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lyceum

[lahy-see-uh m] /laɪˈsi əm/
noun
1.
an institution for popular education providing discussions, lectures, concerts, etc.
2.
a building for such activities.
3.
(initial capital letter) the gymnasium where Aristotle taught, in ancient Athens.
4.
a lycée.
Origin
1570-1580
1570-80; < Latin Lycēum, Lycīum < Greek Lýkeion place in Athens, so named from the neighboring temple of Apollo; noun use of neuter of lýkeios, epithet of Apollo, variously explained
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Based on the Random House Dictionary, © Random House, Inc. 2014.
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British Dictionary definitions for lyceum

lyceum

/laɪˈsɪəm/
noun (now chiefly in the names of buildings)
1.
a public building for concerts, lectures, etc
2.
(US) a cultural organization responsible for presenting concerts, lectures, etc
3.
another word for lycée

Lyceum

/laɪˈsɪəm/
noun the Lyceum
1.
a school and sports ground of ancient Athens: site of Aristotle's discussions with his pupils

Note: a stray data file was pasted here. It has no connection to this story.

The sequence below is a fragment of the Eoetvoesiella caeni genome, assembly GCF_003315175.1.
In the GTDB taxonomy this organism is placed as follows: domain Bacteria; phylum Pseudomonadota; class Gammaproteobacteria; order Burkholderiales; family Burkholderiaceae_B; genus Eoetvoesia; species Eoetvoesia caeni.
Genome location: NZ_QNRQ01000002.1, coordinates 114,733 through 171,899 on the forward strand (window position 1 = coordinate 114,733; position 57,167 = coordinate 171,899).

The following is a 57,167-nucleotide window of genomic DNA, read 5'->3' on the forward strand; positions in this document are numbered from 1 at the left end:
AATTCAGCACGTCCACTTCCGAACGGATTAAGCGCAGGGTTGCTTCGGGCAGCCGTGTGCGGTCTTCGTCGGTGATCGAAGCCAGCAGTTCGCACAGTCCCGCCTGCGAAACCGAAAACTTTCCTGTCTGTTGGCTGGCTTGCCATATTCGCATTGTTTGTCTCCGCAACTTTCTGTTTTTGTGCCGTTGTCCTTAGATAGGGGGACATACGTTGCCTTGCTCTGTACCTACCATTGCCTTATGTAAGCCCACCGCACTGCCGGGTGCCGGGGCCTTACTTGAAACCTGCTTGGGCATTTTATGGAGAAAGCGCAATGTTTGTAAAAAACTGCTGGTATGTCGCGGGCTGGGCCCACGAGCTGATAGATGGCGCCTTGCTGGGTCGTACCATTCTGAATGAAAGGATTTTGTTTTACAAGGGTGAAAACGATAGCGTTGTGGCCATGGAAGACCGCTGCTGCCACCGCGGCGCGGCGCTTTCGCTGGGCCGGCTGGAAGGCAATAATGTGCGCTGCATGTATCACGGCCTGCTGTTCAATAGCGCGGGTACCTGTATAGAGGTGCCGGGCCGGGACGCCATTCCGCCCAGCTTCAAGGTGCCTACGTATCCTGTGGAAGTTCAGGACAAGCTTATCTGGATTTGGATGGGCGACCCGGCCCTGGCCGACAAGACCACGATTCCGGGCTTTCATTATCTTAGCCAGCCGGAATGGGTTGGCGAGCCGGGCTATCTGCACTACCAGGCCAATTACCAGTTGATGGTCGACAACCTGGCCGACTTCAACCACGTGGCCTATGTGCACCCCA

2.
the Aristotelian school of philosophy
Word Origin
from Greek Lukeion, named after a temple nearby dedicated to Apollo Lukeios, an epithet of unknown origin
Collins English Dictionary - Complete & Unabridged 2012 Digital Edition
© William Collins Sons & Co. Ltd. 1979, 1986 © HarperCollins
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Word Origin and History for lyceum
n.

1580s, Latin form of Greek lykeion, name of a grove or garden with covered walks near Athens where Aristotle taught, from neuter of Lykeios "wolf-slayer," an epithet of Apollo, whose temple was nearby, from lykos "wolf." Hence lycée, name given in France to state-run secondary schools. In England, early 19c., lyceum was the name taken by a number of literary societies; in U.S., after c.1820, it was the name of institutes that sponsored popular lectures in science and literature.

Online Etymology Dictionary, © 2010 Douglas Harper
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Encyclopedia Article for lyceum

Lyceum

Athenian school founded by Aristotle in 335 BC in a grove sacred to Apollo Lyceius. Owing to his habit of walking about the grove while lecturing his students, the school and its students acquired the label of Peripatetics (Greek peri, "around," and patein, "to walk"). The peripatos was the covered walkway of the Lyceum. Most of Aristotle's extant writings comprise notes for lectures delivered at the school as edited by his successors.

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Encyclopedia Britannica, 2008. Encyclopedia Britannica Online.
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